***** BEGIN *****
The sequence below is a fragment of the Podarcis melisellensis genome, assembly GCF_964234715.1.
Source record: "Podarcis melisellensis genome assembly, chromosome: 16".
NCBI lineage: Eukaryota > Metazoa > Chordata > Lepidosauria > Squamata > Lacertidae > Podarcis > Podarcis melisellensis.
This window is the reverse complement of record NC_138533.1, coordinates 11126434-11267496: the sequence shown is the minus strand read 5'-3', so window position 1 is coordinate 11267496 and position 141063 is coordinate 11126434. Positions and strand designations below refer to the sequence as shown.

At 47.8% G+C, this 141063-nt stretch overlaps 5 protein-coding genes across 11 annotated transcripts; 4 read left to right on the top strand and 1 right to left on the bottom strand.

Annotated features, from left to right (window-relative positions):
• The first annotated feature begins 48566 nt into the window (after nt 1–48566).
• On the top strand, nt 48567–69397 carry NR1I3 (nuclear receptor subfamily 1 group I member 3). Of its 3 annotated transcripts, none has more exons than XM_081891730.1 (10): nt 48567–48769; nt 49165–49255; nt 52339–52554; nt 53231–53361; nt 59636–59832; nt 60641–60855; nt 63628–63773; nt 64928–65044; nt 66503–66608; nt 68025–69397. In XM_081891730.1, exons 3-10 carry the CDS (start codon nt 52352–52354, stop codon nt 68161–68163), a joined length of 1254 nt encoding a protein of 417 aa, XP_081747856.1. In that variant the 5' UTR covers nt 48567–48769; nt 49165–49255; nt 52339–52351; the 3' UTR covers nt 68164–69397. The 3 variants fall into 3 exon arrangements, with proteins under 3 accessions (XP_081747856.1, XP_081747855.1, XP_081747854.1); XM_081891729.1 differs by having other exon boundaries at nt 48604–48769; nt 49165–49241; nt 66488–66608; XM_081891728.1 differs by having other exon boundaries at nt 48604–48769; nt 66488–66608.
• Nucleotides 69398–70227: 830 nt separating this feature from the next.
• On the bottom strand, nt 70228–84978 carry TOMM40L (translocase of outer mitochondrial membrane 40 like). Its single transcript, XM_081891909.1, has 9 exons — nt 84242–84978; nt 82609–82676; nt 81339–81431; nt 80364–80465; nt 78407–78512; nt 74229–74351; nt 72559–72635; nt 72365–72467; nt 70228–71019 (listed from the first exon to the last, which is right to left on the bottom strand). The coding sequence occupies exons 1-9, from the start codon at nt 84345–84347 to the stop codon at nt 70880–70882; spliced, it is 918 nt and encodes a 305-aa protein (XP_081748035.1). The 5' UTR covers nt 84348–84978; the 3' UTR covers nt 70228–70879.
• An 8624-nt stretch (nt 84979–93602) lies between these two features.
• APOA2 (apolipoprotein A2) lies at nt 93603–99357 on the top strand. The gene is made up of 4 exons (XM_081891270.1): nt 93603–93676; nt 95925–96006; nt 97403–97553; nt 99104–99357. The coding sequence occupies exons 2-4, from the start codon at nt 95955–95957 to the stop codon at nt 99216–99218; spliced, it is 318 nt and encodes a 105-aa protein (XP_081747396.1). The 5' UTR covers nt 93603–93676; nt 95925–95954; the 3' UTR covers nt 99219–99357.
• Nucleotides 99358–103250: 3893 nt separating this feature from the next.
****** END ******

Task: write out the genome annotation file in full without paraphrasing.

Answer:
The sequence below is a fragment of the Podarcis melisellensis genome, assembly GCF_964234715.1.
Source record: "Podarcis melisellensis genome assembly, chromosome: 16".
NCBI lineage: Eukaryota > Metazoa > Chordata > Lepidosauria > Squamata > Lacertidae > Podarcis > Podarcis melisellensis.
This window is the reverse complement of record NC_138533.1, coordinates 11126434-11267496: the sequence shown is the minus strand read 5'-3', so window position 1 is coordinate 11267496 and position 141063 is coordinate 11126434. Positions and strand designations below refer to the sequence as shown.

At 47.8% G+C, this 141063-nt stretch overlaps 5 protein-coding genes across 11 annotated transcripts; 4 read left to right on the top strand and 1 right to left on the bottom strand.

Annotated features, from left to right (window-relative positions):
• The first annotated feature begins 48566 nt into the window (after nt 1–48566).
• On the top strand, nt 48567–69397 carry NR1I3 (nuclear receptor subfamily 1 group I member 3). Of its 3 annotated transcripts, none has more exons than XM_081891730.1 (10): nt 48567–48769; nt 49165–49255; nt 52339–52554; nt 53231–53361; nt 59636–59832; nt 60641–60855; nt 63628–63773; nt 64928–65044; nt 66503–66608; nt 68025–69397. In XM_081891730.1, exons 3-10 carry the CDS (start codon nt 52352–52354, stop codon nt 68161–68163), a joined length of 1254 nt encoding a protein of 417 aa, XP_081747856.1. In that variant the 5' UTR covers nt 48567–48769; nt 49165–49255; nt 52339–52351; the 3' UTR covers nt 68164–69397. The 3 variants fall into 3 exon arrangements, with proteins under 3 accessions (XP_081747856.1, XP_081747855.1, XP_081747854.1); XM_081891729.1 differs by having other exon boundaries at nt 48604–48769; nt 49165–49241; nt 66488–66608; XM_081891728.1 differs by having other exon boundaries at nt 48604–48769; nt 66488–66608.
• Nucleotides 69398–70227: 830 nt separating this feature from the next.
• On the bottom strand, nt 70228–84978 carry TOMM40L (translocase of outer mitochondrial membrane 40 like). Its single transcript, XM_081891909.1, has 9 exons — nt 84242–84978; nt 82609–82676; nt 81339–81431; nt 80364–80465; nt 78407–78512; nt 74229–74351; nt 72559–72635; nt 72365–72467; nt 70228–71019 (listed from the first exon to the last, which is right to left on the bottom strand). The coding sequence occupies exons 1-9, from the start codon at nt 84345–84347 to the stop codon at nt 70880–70882; spliced, it is 918 nt and encodes a 305-aa protein (XP_081748035.1). The 5' UTR covers nt 84348–84978; the 3' UTR covers nt 70228–70879.
• An 8624-nt stretch (nt 84979–93602) lies between these two features.
• APOA2 (apolipoprotein A2) lies at nt 93603–99357 on the top strand. The gene is made up of 4 exons (XM_081891270.1): nt 93603–93676; nt 95925–96006; nt 97403–97553; nt 99104–99357. The coding sequence occupies exons 2-4, from the start codon at nt 95955–95957 to the stop codon at nt 99216–99218; spliced, it is 318 nt and encodes a 105-aa protein (XP_081747396.1). The 5' UTR covers nt 93603–93676; nt 95925–95954; the 3' UTR covers nt 99219–99357.
• Nucleotides 99358–103250: 3893 nt separating this feature from the next.